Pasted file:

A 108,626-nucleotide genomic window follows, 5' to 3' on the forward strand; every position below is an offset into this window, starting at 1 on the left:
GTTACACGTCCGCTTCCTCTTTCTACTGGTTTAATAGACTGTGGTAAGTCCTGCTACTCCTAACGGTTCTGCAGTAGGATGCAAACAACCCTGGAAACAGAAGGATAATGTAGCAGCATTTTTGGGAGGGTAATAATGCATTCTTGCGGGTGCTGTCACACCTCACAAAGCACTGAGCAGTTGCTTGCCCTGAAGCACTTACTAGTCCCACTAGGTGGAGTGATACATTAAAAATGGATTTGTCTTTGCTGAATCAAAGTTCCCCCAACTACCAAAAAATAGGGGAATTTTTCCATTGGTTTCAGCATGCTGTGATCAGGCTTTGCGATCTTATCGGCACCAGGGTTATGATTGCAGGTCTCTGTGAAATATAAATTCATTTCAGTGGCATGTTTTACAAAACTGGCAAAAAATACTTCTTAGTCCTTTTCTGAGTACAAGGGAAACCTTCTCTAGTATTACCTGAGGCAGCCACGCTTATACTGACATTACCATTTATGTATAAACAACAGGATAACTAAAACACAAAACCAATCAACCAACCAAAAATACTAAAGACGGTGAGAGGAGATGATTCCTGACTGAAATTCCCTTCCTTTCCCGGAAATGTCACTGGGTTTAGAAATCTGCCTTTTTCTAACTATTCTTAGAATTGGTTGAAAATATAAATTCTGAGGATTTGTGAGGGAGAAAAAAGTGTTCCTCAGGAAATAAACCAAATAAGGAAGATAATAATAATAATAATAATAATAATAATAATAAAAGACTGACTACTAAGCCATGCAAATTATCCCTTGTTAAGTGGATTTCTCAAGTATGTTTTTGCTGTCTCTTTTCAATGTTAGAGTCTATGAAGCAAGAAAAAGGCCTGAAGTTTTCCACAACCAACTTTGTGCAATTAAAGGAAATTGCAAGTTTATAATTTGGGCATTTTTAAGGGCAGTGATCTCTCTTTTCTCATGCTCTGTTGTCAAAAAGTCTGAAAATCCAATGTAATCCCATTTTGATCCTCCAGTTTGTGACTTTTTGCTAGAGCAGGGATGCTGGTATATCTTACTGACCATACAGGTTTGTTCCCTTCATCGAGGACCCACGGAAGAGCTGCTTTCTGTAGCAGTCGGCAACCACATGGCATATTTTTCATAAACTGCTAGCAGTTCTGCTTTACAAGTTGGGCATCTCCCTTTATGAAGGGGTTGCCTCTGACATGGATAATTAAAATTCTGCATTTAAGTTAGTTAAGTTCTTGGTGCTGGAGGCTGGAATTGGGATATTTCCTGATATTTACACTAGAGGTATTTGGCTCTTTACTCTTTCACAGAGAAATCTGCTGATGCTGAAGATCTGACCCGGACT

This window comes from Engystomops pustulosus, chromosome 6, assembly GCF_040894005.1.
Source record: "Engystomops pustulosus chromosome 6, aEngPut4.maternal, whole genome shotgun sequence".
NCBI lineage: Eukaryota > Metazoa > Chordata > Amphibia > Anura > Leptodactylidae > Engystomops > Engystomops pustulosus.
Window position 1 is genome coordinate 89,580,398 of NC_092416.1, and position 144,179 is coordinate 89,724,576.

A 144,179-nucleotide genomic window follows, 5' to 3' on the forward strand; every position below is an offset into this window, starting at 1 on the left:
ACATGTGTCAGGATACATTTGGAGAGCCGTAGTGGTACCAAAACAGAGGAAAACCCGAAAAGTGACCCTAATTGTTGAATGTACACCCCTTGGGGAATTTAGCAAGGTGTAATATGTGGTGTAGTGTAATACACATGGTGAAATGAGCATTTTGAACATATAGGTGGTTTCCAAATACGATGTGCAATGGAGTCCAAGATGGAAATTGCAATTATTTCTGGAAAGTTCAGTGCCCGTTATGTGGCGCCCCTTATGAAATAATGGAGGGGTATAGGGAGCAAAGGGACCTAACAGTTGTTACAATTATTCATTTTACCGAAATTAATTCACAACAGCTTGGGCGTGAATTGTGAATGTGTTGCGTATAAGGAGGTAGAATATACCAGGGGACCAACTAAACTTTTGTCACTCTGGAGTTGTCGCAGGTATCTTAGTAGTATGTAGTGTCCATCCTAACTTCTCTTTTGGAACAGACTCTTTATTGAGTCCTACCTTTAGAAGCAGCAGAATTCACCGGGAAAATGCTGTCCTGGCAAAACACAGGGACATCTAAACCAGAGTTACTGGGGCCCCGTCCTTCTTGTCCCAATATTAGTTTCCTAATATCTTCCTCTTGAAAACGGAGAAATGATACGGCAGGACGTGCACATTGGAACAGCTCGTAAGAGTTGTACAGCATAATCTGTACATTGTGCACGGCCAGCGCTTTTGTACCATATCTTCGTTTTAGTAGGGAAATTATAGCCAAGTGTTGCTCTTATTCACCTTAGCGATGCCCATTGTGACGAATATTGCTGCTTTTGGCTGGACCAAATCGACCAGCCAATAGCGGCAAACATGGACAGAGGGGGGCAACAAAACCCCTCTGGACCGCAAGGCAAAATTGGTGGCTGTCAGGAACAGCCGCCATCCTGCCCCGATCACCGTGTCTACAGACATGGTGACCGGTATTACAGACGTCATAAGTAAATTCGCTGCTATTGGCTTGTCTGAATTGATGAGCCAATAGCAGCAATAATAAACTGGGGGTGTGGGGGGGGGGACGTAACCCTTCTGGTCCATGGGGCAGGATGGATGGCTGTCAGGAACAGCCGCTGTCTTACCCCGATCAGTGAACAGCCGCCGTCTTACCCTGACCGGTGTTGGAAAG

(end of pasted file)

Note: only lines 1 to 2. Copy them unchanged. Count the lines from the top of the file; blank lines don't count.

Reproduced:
A 108,626-nucleotide genomic window follows, 5' to 3' on the forward strand; every position below is an offset into this window, starting at 1 on the left:
GTTACACGTCCGCTTCCTCTTTCTACTGGTTTAATAGACTGTGGTAAGTCCTGCTACTCCTAACGGTTCTGCAGTAGGATGCAAACAACCCTGGAAACAGAAGGATAATGTAGCAGCATTTTTGGGAGGGTAATAATGCATTCTTGCGGGTGCTGTCACACCTCACAAAGCACTGAGCAGTTGCTTGCCCTGAAGCACTTACTAGTCCCACTAGGTGGAGTGATACATTAAAAATGGATTTGTCTTTGCTGAATCAAAGTTCCCCCAACTACCAAAAAATAGGGGAATTTTTCCATTGGTTTCAGCATGCTGTGATCAGGCTTTGCGATCTTATCGGCACCAGGGTTATGATTGCAGGTCTCTGTGAAATATAAATTCATTTCAGTGGCATGTTTTACAAAACTGGCAAAAAATACTTCTTAGTCCTTTTCTGAGTACAAGGGAAACCTTCTCTAGTATTACCTGAGGCAGCCACGCTTATACTGACATTACCATTTATGTATAAACAACAGGATAACTAAAACACAAAACCAATCAACCAACCAAAAATACTAAAGACGGTGAGAGGAGATGATTCCTGACTGAAATTCCCTTCCTTTCCCGGAAATGTCACTGGGTTTAGAAATCTGCCTTTTTCTAACTATTCTTAGAATTGGTTGAAAATATAAATTCTGAGGATTTGTGAGGGAGAAAAAAGTGTTCCTCAGGAAATAAACCAAATAAGGAAGATAATAATAATAATAATAATAATAATAATAATAAAAGACTGACTACTAAGCCATGCAAATTATCCCTTGTTAAGTGGATTTCTCAAGTATGTTTTTGCTGTCTCTTTTCAATGTTAGAGTCTATGAAGCAAGAAAAAGGCCTGAAGTTTTCCACAACCAACTTTGTGCAATTAAAGGAAATTGCAAGTTTATAATTTGGGCATTTTTAAGGGCAGTGATCTCTCTTTTCTCATGCTCTGTTGTCAAAAAGTCTGAAAATCCAATGTAATCCCATTTTGATCCTCCAGTTTGTGACTTTTTGCTAGAGCAGGGATGCTGGTATATCTTACTGACCATACAGGTTTGTTCCCTTCATCGAGGACCCACGGAAGAGCTGCTTTCTGTAGCAGTCGGCAACCACATGGCATATTTTTCATAAACTGCTAGCAGTTCTGCTTTACAAGTTGGGCATCTCCCTTTATGAAGGGGTTGCCTCTGACATGGATAATTAAAATTCTGCATTTAAGTTAGTTAAGTTCTTGGTGCTGGAGGCTGGAATTGGGATATTTCCTGATATTTACACTAGAGGTATTTGGCTCTTTACTCTTTCACAGAGAAATCTGCTGATGCTGAAGATCTGACCCGGACT